The genial British author who created Paddington Bear, the polite, good-natured but disaster-prone little hero of children’s novels, picture and activity books, television series, and films, died at his home in London.

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Michael Bond, the genial British author who created Paddington Bear, the polite, good-natured but disaster-prone little hero of children’s novels, picture and activity books, television series, and films, died at his home in London on Tuesday. He was 91.

The death was announced by his publisher, Harper Collins, which said that Mr. Bond had died after a short illness. It did not specify a cause.

Mr. Bond lived in the Maida Vale section of London, not far from Paddington Station, where his fictional creation’s story began. “Mr. and Mrs. Brown first met Paddington on a railway platform” were the first words of “A Bear Called Paddington,” published in Britain in 1958. The small brown bear is spotted at that station, seated on an old leather suitcase and wearing a tag that reads: “Please look after this bear. Thank you.” He has emigrated from “darkest Peru,” the Browns learn, because his aunt has gone into a home for retired bears in Lima.

The Browns take him home to 32 Windsor Gardens and give him a new life that includes their children, Judy and Jonathan; their housekeeper, Mrs. Bird; a grouchy neighbor, Mr. Curry; and a Hungarian-born antiques dealer, Mr. Gruber.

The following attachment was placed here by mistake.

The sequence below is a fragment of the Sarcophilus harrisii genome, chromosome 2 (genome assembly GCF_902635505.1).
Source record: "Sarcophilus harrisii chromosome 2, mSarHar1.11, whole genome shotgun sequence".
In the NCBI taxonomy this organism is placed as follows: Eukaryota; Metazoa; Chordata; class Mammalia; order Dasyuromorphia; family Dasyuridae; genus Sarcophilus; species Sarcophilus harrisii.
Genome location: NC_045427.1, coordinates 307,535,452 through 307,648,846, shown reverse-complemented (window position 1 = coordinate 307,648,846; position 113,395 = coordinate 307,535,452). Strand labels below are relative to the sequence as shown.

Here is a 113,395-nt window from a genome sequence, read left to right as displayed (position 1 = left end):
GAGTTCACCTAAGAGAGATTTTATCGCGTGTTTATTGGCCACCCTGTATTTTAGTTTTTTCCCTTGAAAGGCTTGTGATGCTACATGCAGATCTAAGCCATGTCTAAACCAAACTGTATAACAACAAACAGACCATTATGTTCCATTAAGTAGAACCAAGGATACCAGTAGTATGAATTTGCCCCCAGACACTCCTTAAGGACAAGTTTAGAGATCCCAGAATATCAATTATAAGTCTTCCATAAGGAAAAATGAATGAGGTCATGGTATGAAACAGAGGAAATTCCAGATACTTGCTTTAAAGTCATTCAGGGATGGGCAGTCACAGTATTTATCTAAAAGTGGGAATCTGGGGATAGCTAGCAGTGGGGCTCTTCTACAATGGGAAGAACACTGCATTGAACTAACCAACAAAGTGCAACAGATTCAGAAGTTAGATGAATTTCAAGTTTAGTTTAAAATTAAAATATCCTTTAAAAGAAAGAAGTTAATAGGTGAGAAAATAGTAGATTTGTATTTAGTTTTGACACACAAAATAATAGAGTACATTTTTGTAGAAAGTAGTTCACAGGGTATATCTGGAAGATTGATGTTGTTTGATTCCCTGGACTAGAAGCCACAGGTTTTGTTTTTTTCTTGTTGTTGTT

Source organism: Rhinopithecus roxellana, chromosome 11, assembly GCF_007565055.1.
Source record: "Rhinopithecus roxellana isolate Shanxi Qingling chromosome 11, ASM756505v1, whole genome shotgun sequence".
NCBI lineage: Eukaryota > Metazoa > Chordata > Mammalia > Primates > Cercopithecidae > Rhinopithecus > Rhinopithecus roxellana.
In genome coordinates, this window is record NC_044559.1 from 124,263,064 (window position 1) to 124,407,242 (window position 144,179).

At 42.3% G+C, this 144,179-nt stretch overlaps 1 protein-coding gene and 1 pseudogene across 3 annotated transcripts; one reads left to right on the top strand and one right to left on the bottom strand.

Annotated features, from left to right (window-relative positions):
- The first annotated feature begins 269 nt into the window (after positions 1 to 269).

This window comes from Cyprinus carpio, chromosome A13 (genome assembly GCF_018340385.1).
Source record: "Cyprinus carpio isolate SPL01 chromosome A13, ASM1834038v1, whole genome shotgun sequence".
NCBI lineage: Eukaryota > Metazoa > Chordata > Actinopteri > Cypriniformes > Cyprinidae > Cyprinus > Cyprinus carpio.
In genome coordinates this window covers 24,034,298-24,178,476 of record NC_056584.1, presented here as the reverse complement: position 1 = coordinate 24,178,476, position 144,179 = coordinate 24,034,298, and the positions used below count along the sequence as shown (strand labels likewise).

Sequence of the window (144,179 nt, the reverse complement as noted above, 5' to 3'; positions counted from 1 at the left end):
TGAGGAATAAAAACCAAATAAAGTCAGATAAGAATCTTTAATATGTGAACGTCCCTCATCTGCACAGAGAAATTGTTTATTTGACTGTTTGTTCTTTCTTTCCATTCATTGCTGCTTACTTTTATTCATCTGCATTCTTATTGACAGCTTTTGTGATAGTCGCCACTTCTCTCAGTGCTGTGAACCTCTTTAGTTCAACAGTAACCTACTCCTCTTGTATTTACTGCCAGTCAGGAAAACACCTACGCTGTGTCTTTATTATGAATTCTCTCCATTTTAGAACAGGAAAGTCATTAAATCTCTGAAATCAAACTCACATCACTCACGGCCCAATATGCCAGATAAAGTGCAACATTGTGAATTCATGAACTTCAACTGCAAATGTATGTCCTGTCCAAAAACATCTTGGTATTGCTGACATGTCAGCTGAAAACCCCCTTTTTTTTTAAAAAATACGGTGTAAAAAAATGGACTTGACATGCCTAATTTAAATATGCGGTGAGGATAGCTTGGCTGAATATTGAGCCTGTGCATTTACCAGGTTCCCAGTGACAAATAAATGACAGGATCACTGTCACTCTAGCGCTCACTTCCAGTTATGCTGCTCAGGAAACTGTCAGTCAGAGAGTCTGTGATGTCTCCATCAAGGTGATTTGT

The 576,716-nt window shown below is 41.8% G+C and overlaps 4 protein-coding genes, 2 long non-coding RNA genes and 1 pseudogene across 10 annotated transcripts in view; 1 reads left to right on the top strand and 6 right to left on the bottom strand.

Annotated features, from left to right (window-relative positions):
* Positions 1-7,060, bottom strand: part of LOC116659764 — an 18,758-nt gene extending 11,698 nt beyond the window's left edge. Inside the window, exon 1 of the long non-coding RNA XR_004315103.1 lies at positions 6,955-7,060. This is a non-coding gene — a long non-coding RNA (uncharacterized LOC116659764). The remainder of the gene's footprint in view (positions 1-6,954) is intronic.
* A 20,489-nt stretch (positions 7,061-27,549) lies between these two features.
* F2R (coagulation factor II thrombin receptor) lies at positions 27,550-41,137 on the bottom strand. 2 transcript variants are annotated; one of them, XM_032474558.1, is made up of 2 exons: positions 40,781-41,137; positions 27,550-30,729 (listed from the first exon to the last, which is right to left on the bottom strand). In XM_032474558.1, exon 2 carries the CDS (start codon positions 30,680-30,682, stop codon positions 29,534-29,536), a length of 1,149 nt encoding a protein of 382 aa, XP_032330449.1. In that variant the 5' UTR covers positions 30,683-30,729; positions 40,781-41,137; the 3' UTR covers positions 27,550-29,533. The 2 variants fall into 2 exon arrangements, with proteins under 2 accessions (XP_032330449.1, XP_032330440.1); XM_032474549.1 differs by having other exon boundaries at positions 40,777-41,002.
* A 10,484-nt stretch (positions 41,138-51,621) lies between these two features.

Paddington, drawn by a half-dozen or so illustrators over the years, came to be known for his distinctive ensemble of blue duffel coat with toggle fastenings, floppy felt hat and red Wellington boots. The books have sold more than 35 million copies worldwide and have been translated into at least 40 languages.

“I am constantly surprised by all the translations,” Mr. Bond was quoted as saying on an official website for his creation, “because I thought that Paddington was essentially an English character.”

Certainly the character participated in some typical British activities in his books. They included London theater, a cricket match, a visit to a waxworks museum, a riding competition and antiques shopping on Portobello Road. Paddington also had a known predilection for marmalade sandwiches. But most important, he is unfailingly polite with a strong sense of morality, and he always tries to do the right thing.

For Mr. Bond, the story began on Christmas Eve 1956, when he was working as a BBC TV camera operator. On his way home, he stopped by Selfridges department store and spotted a toy bear alone on a shelf.

“It looked rather forlorn,” he told the London newspaper The Sunday Telegraph in 2007.

He took the bear home as a stocking stuffer for his wife and soon began writing a story about it. After 10 days he had a completed novel, which William Collins & Sons bought for 75 pounds.

Thomas Michael Bond was born in Newbury, Berkshire, England, on Jan. 13, 1926, the son of Norman Robert and Mary Frances Bond. Six weeks later, the family moved to Reading, where Norman Bond worked for the post office.

Michael Bond attended Presentation College, a Roman Catholic school in Reading, but dropped out at 14. During World War II, he served in the both the Royal Air Force and the British Army.

Mr. Bond said Paddington Bear had partly been inspired by his memories of child evacuees passing through Reading from London.